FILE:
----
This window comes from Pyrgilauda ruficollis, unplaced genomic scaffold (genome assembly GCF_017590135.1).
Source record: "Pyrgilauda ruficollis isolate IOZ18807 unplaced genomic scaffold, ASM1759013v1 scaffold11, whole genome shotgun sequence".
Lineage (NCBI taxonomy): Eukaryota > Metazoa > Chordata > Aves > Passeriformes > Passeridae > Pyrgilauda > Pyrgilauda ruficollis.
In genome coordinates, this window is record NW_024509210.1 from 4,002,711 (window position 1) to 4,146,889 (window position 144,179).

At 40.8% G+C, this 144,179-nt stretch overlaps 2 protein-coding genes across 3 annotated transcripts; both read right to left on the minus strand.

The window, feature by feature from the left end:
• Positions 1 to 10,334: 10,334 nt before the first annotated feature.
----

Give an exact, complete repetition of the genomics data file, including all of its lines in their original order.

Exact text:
This window comes from Pyrgilauda ruficollis, unplaced genomic scaffold (genome assembly GCF_017590135.1).
Source record: "Pyrgilauda ruficollis isolate IOZ18807 unplaced genomic scaffold, ASM1759013v1 scaffold11, whole genome shotgun sequence".
Lineage (NCBI taxonomy): Eukaryota > Metazoa > Chordata > Aves > Passeriformes > Passeridae > Pyrgilauda > Pyrgilauda ruficollis.
In genome coordinates, this window is record NW_024509210.1 from 4,002,711 (window position 1) to 4,146,889 (window position 144,179).

At 40.8% G+C, this 144,179-nt stretch overlaps 2 protein-coding genes across 3 annotated transcripts; both read right to left on the minus strand.

The window, feature by feature from the left end:
• Positions 1 to 10,334: 10,334 nt before the first annotated feature.